This research highlights how games are more than reward systems and tools for checking off SEL requirements. They can be used to introduce students to new concepts, which you can then reinforce off the screen. 

At eSpark Learning, we live by the policy that our games enable students to play to learn. We don’t believe that today’s kids have to learn and then play. 

Your Online Classroom Games Need to be Engaging  

From an education side, you need games that actually teach the lessons you are introducing to students. Otherwise, these various apps and tools are just distractions that take up class time. From the student side, these games and apps actually need to be fun. 

If you sat down with your students, they could likely name some of their favorite games. These are the Among Us and Minecraft-like apps that captivate students for hours and inspire their Halloween costumes. Most kids can also talk about games they download that they got bored with or couldn’t understand. A game alone won’t engage today’s students – it also has to be good.  

Maija Kozlova, a senior assessment manager at Cambridge English, uses the phrase “chocolate-covered broccoli” to describe games that aren’t actually fun for students. They look engaging on the outside but aren’t rewarding or enjoyable once you start playing. She even quotes one student that says, “I like games, but not the boring ones.” 

Effective classroom online games need to keep the attention of students and pass their critical eye. For example, when students play eSpark games, they vote after each one to share whether they actually like it or not. We use this feedback when deciding what games will shape our curriculum, and what games maybe shouldn't. This is what makes students want to use the eSpark system. 

The Best Games Accommodate Different Learners

One final feature to look for if you are interested in gamifying education is differentiation amongst learners. Every student has different strengths and weaknesses. One student might love fractions but struggle with geometry, while another masters find the area of oblong shapes. Valuable online classroom games will challenge each learner and focus on the topics they need to work on most.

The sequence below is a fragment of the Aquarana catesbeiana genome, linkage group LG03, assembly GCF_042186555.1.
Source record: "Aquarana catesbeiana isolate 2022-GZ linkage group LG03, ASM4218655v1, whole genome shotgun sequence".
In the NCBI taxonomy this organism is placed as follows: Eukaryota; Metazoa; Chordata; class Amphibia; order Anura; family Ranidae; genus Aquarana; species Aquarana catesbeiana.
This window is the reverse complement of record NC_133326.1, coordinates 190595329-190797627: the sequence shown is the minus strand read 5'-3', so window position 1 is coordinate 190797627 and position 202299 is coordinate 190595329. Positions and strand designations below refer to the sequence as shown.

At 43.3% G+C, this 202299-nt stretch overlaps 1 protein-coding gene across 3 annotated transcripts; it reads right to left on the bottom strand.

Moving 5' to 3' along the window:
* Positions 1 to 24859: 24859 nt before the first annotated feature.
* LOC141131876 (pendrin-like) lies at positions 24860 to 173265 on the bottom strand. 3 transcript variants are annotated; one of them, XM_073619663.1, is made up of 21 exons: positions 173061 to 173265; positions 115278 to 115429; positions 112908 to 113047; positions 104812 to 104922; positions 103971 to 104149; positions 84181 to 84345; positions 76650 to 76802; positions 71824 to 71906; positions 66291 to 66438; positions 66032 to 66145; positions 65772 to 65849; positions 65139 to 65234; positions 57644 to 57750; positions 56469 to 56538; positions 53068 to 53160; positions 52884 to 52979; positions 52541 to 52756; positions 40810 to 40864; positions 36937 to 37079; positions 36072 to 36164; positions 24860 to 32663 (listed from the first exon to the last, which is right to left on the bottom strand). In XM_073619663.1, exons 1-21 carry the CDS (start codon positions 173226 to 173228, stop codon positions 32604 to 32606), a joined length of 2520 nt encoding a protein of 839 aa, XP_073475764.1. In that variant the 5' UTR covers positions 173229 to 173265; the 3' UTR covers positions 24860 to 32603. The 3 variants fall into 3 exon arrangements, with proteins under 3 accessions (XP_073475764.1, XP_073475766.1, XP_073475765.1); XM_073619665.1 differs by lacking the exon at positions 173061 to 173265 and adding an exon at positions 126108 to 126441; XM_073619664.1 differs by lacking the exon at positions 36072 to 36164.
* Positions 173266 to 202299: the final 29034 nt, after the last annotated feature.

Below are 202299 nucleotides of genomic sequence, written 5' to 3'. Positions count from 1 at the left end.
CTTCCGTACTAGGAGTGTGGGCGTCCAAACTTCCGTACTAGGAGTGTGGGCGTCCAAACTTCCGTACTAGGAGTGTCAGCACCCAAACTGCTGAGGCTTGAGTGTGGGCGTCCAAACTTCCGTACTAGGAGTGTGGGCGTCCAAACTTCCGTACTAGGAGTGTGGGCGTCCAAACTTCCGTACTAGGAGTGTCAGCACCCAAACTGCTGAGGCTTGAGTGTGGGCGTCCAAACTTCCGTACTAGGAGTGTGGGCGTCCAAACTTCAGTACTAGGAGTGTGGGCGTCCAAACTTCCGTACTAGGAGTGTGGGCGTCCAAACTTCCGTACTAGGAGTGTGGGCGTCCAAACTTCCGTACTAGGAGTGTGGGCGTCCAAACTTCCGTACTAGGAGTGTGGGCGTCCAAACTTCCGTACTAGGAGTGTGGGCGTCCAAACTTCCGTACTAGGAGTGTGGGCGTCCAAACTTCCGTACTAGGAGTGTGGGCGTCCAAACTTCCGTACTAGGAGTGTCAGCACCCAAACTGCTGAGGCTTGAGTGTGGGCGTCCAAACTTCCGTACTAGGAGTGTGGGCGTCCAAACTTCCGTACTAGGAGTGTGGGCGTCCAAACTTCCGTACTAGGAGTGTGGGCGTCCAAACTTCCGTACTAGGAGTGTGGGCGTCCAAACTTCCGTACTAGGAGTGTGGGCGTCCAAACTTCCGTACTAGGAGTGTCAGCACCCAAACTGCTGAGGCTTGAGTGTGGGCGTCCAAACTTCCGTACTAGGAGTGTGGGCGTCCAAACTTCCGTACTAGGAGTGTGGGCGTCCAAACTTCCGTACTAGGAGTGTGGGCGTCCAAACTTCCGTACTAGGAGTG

It’s not just your struggling students that you need to find accommodations for. Advanced students can get bored easily, causing them to stop participating and potentially leading them to be disruptive. 

Look for games that target the unique strengths and weaknesses. You can’t be 30 places at once in the classroom, meeting 30 students on their level. Instead, your online classroom games can do this for you. They can push advanced students while helping other learners catch up. 

Find a Partner With eSpark Learning

Our team strives to be a partner for educators. We create online classroom games that can be used throughout the year and by the entire school. Kindergarteners can play games related to sight words in the morning and fifth-graders can master geometry concepts in the afternoon. From August to April our adventures can be used to introduce new material and keep learners of all levels engaged. 

Don’t get overwhelmed by niche solutions and tools that claim to solve overly-specific classroom problems. Instead, find a resource that you can rely on to guide your students through core concepts they will use from now through adulthood. Check out our student activities to see what we can offer your students.


Ready to see student-centered learning in action?

Or call (312) 894-3100